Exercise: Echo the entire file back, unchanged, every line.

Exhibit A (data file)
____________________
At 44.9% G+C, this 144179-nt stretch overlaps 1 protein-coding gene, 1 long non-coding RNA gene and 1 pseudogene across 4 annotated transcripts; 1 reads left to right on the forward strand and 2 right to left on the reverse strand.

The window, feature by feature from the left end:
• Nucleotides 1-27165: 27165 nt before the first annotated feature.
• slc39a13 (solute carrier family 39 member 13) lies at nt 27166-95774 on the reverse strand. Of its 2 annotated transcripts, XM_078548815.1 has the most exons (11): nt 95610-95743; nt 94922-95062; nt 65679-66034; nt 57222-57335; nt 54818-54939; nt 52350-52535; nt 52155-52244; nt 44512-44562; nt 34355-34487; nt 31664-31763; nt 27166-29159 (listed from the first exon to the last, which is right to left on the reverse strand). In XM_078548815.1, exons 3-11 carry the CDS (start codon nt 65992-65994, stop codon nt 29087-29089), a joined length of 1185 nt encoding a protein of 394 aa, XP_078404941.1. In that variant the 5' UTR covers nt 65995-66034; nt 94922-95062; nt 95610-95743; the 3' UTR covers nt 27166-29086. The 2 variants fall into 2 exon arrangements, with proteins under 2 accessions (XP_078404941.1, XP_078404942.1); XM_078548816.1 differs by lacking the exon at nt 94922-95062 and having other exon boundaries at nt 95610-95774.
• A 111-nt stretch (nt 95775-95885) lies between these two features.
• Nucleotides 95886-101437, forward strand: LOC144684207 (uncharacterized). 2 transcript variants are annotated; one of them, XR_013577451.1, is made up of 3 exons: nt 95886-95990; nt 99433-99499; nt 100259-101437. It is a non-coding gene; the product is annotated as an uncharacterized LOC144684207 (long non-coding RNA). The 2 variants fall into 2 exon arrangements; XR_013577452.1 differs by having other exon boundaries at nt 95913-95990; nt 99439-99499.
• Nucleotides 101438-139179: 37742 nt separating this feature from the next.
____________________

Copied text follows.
At 44.9% G+C, this 144179-nt stretch overlaps 1 protein-coding gene, 1 long non-coding RNA gene and 1 pseudogene across 4 annotated transcripts; 1 reads left to right on the forward strand and 2 right to left on the reverse strand.

The window, feature by feature from the left end:
• Nucleotides 1-27165: 27165 nt before the first annotated feature.
• slc39a13 (solute carrier family 39 member 13) lies at nt 27166-95774 on the reverse strand. Of its 2 annotated transcripts, XM_078548815.1 has the most exons (11): nt 95610-95743; nt 94922-95062; nt 65679-66034; nt 57222-57335; nt 54818-54939; nt 52350-52535; nt 52155-52244; nt 44512-44562; nt 34355-34487; nt 31664-31763; nt 27166-29159 (listed from the first exon to the last, which is right to left on the reverse strand). In XM_078548815.1, exons 3-11 carry the CDS (start codon nt 65992-65994, stop codon nt 29087-29089), a joined length of 1185 nt encoding a protein of 394 aa, XP_078404941.1. In that variant the 5' UTR covers nt 65995-66034; nt 94922-95062; nt 95610-95743; the 3' UTR covers nt 27166-29086. The 2 variants fall into 2 exon arrangements, with proteins under 2 accessions (XP_078404941.1, XP_078404942.1); XM_078548816.1 differs by lacking the exon at nt 94922-95062 and having other exon boundaries at nt 95610-95774.
• A 111-nt stretch (nt 95775-95885) lies between these two features.
• Nucleotides 95886-101437, forward strand: LOC144684207 (uncharacterized). 2 transcript variants are annotated; one of them, XR_013577451.1, is made up of 3 exons: nt 95886-95990; nt 99433-99499; nt 100259-101437. It is a non-coding gene; the product is annotated as an uncharacterized LOC144684207 (long non-coding RNA). The 2 variants fall into 2 exon arrangements; XR_013577452.1 differs by having other exon boundaries at nt 95913-95990; nt 99439-99499.
• Nucleotides 101438-139179: 37742 nt separating this feature from the next.